Wood Types


Beach is reddish-brown with pale white sections. It is hard yet elastic, and holds up well against friction.    Birch is brown with light yellow sections. It is a very strong hard wood.

Black Walnut is dark brown to purplish black with tan sections. A dense strong wood with less dent-resistance than oak.





Brazilian Cherry is orange-brown to reddish-brown with dark and grey streaks. It is strong, dense, and very hard. 

  Cypress is golden-brown with cream-colored sections and dark knots. It has good durability and is revered for its patterns.   Douglas Fir is yellow to light-brown with light lines. It is a softer wood, somewhat brittle, and works best in low-stress areas.
White Oak is light-brown, sometimes with a greyish appearance, with whitish sections. It is a more durable and resilliant wood.

  Hickory is reddish-tan with brown stripes and fine white lines. It is a fairly hard wood with a high durability.   Mahogany is dark reddish-brown with lighter striping. Excellent durability and hardness.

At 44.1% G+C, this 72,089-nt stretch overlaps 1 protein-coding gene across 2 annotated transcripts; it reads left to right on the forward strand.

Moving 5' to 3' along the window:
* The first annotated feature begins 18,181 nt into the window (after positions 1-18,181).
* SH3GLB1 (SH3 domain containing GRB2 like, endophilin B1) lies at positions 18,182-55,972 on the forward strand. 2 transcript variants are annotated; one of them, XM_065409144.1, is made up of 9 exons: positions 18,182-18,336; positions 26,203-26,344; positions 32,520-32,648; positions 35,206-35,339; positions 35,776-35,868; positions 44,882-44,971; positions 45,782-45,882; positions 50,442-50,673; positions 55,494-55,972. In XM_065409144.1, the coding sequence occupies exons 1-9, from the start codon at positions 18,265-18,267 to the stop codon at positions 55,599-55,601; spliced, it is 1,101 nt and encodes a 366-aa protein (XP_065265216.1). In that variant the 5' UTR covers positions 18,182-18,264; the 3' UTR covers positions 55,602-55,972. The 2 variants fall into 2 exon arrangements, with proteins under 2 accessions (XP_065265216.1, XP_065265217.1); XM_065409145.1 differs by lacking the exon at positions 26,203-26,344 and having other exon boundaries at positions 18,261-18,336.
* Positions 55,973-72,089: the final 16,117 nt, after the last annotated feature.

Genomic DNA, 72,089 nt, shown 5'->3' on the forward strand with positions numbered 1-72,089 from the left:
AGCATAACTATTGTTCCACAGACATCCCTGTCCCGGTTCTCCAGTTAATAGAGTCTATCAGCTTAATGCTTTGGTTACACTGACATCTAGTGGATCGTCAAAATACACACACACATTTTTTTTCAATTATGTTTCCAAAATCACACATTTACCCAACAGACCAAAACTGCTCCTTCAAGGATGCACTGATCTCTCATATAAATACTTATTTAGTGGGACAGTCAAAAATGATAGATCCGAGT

Purpleheart is deep-purple to purplish-brown with cream-colored areas. It is strong, hard, and dense.

  Red Oak is yellow-tan with striations of a reddish tone. Resists wear and is fairly durable.    Sugar Maple is creamy white to yellow with white striations. So resistant to wear it is used in bowling alleys. 

White Ash is light-tan to dark-brown with yellow-white areas. It is elastic and remains smooth with wear.
  Heart Pine varies from pinkish-tan to reddish-brown with yellow streaks and occasional blue-black sap stains, since this is a wood recovered from pre-1900 structural timbers or sunken logs. It is a dense, resilliant wood which originally came from slow-growth pine.